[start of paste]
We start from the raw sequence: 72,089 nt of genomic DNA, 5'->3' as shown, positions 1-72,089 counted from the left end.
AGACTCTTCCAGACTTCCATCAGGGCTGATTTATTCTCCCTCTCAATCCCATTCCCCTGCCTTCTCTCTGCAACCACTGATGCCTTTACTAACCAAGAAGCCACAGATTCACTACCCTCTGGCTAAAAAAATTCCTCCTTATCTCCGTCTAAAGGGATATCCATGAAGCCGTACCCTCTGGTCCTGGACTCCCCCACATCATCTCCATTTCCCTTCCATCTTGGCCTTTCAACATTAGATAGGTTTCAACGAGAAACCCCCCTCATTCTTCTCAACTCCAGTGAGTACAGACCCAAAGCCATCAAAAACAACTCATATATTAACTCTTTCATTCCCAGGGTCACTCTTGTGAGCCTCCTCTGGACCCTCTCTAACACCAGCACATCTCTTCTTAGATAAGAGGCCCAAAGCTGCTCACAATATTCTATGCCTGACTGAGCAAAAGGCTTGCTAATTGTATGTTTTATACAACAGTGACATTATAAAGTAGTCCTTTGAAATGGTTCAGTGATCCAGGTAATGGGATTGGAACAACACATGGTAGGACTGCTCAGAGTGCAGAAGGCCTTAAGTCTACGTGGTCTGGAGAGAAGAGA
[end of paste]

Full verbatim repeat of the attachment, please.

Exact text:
We start from the raw sequence: 72,089 nt of genomic DNA, 5'->3' as shown, positions 1-72,089 counted from the left end.
AGACTCTTCCAGACTTCCATCAGGGCTGATTTATTCTCCCTCTCAATCCCATTCCCCTGCCTTCTCTCTGCAACCACTGATGCCTTTACTAACCAAGAAGCCACAGATTCACTACCCTCTGGCTAAAAAAATTCCTCCTTATCTCCGTCTAAAGGGATATCCATGAAGCCGTACCCTCTGGTCCTGGACTCCCCCACATCATCTCCATTTCCCTTCCATCTTGGCCTTTCAACATTAGATAGGTTTCAACGAGAAACCCCCCTCATTCTTCTCAACTCCAGTGAGTACAGACCCAAAGCCATCAAAAACAACTCATATATTAACTCTTTCATTCCCAGGGTCACTCTTGTGAGCCTCCTCTGGACCCTCTCTAACACCAGCACATCTCTTCTTAGATAAGAGGCCCAAAGCTGCTCACAATATTCTATGCCTGACTGAGCAAAAGGCTTGCTAATTGTATGTTTTATACAACAGTGACATTATAAAGTAGTCCTTTGAAATGGTTCAGTGATCCAGGTAATGGGATTGGAACAACACATGGTAGGACTGCTCAGAGTGCAGAAGGCCTTAAGTCTACGTGGTCTGGAGAGAAGAGA